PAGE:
The science of being exposed
Meeting of the American Ethnological Society (AES) , Theme: Exposure
Stanford University • Palo Alto, CA March 30–April 1, 2017
Science relies on exposures to construct experimental measures. Without these measures, science as we know it would not be possible. In this sense, exposures make contemporary science possible. Yet, there is significant variation in the ways exposures function within scientific measures, how evidence is produced about exposures, and how exposures solicit responses. To be exposed to an infectious disease, for example, is a medical and epidemiological concern. Exposure to a hazardous material may necessitate environmental remediation. Meanwhile, to be exposed to an experimental and potentially toxic substance is a basic component of early stage clinical research. While regulators have established guidelines about the appropriate use of experimental technologies or otherwise hazardous substances, and continue to craft ethical and statistical protocols to balance the harms and benefits of such exposures, exposure itself remains a key tool and central problem for science.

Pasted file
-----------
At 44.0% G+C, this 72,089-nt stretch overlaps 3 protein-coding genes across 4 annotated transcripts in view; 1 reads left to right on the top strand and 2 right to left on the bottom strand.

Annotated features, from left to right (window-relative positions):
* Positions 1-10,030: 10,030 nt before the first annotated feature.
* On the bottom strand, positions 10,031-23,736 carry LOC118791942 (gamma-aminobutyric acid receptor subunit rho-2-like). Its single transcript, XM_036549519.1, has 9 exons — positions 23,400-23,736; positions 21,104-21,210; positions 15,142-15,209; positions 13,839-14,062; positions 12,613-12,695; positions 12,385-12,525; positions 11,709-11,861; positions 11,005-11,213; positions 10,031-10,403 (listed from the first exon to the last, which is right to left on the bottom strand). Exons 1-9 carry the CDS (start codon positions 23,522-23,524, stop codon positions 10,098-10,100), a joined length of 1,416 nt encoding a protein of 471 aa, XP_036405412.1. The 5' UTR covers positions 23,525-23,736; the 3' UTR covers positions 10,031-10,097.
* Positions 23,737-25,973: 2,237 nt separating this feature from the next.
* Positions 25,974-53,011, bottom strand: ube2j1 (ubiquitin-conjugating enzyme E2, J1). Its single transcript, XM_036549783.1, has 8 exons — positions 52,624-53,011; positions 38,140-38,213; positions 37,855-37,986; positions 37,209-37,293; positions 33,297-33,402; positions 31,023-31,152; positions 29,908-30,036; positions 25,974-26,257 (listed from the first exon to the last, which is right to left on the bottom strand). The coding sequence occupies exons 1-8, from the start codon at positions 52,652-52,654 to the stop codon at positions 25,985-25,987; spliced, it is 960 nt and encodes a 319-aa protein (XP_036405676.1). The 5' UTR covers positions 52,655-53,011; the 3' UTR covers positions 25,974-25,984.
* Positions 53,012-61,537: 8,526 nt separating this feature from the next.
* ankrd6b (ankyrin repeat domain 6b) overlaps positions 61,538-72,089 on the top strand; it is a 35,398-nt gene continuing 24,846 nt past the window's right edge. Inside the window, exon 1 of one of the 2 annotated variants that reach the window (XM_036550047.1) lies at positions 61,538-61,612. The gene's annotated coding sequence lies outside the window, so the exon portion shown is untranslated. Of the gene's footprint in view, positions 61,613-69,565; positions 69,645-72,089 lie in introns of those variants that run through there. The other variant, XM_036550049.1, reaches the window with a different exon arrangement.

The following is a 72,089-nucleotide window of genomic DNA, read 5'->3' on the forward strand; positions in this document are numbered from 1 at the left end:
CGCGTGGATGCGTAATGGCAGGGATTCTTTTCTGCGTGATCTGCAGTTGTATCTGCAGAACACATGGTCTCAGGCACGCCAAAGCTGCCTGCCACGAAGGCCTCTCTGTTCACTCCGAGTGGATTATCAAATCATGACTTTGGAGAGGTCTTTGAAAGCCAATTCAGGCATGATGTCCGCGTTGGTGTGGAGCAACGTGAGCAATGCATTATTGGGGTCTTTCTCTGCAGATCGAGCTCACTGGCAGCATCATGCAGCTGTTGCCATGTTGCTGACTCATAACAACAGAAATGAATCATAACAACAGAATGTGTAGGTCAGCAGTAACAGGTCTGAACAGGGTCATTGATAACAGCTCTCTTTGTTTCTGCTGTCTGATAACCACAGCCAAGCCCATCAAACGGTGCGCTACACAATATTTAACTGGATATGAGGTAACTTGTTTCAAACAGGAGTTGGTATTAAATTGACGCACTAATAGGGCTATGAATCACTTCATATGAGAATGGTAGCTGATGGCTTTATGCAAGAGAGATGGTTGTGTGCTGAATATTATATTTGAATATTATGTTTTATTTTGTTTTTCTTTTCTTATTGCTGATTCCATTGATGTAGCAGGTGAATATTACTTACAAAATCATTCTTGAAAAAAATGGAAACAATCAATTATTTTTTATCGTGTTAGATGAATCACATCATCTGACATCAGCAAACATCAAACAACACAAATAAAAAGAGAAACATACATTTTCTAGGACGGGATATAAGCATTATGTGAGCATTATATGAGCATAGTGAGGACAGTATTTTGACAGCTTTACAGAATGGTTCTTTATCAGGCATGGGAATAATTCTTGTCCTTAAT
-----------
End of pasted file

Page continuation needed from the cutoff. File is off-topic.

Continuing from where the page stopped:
This panel invites papers that document how exposures function within scientific measures and explore the consequences of conducting experiments through exposures. These papers will engage theoretical debates in anthropology, science studies, and related disciplines. By interrogating issues in diverse fields, including public health, climate science, and clinical research, we expect this panel will continue important conversations about bioethics and experimental design. We also hope the panel will spark new conversations about pressing issues in the regulation of emerging technology, such as gene editing and nanotechnology. Scholars conducting research about these emerging technologies are especially encouraged to submit papers.
To submit a paper proposal to this panel, please fill out the form below.